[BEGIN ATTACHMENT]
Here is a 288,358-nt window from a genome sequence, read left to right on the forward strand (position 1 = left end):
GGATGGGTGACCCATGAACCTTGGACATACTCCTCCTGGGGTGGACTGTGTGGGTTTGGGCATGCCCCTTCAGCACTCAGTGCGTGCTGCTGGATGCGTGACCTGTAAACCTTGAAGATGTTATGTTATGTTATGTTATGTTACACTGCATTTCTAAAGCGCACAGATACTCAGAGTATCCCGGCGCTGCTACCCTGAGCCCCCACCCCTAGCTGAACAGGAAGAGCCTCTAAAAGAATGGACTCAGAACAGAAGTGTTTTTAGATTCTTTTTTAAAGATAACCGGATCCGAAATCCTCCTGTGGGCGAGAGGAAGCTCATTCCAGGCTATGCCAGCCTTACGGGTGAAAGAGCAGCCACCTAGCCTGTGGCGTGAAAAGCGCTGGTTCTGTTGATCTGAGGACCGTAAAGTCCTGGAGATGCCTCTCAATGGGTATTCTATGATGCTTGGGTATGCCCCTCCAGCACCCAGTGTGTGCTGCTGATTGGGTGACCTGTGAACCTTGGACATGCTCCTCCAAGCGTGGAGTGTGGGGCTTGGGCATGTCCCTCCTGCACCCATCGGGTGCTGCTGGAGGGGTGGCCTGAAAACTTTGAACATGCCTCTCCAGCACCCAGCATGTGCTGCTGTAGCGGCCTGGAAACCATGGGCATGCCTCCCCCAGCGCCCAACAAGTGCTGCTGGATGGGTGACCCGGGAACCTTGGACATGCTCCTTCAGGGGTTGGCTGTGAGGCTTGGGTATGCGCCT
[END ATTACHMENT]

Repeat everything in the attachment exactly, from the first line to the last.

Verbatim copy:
Here is a 288,358-nt window from a genome sequence, read left to right on the forward strand (position 1 = left end):
GGATGGGTGACCCATGAACCTTGGACATACTCCTCCTGGGGTGGACTGTGTGGGTTTGGGCATGCCCCTTCAGCACTCAGTGCGTGCTGCTGGATGCGTGACCTGTAAACCTTGAAGATGTTATGTTATGTTATGTTATGTTACACTGCATTTCTAAAGCGCACAGATACTCAGAGTATCCCGGCGCTGCTACCCTGAGCCCCCACCCCTAGCTGAACAGGAAGAGCCTCTAAAAGAATGGACTCAGAACAGAAGTGTTTTTAGATTCTTTTTTAAAGATAACCGGATCCGAAATCCTCCTGTGGGCGAGAGGAAGCTCATTCCAGGCTATGCCAGCCTTACGGGTGAAAGAGCAGCCACCTAGCCTGTGGCGTGAAAAGCGCTGGTTCTGTTGATCTGAGGACCGTAAAGTCCTGGAGATGCCTCTCAATGGGTATTCTATGATGCTTGGGTATGCCCCTCCAGCACCCAGTGTGTGCTGCTGATTGGGTGACCTGTGAACCTTGGACATGCTCCTCCAAGCGTGGAGTGTGGGGCTTGGGCATGTCCCTCCTGCACCCATCGGGTGCTGCTGGAGGGGTGGCCTGAAAACTTTGAACATGCCTCTCCAGCACCCAGCATGTGCTGCTGTAGCGGCCTGGAAACCATGGGCATGCCTCCCCCAGCGCCCAACAAGTGCTGCTGGATGGGTGACCCGGGAACCTTGGACATGCTCCTTCAGGGGTTGGCTGTGAGGCTTGGGTATGCGCCT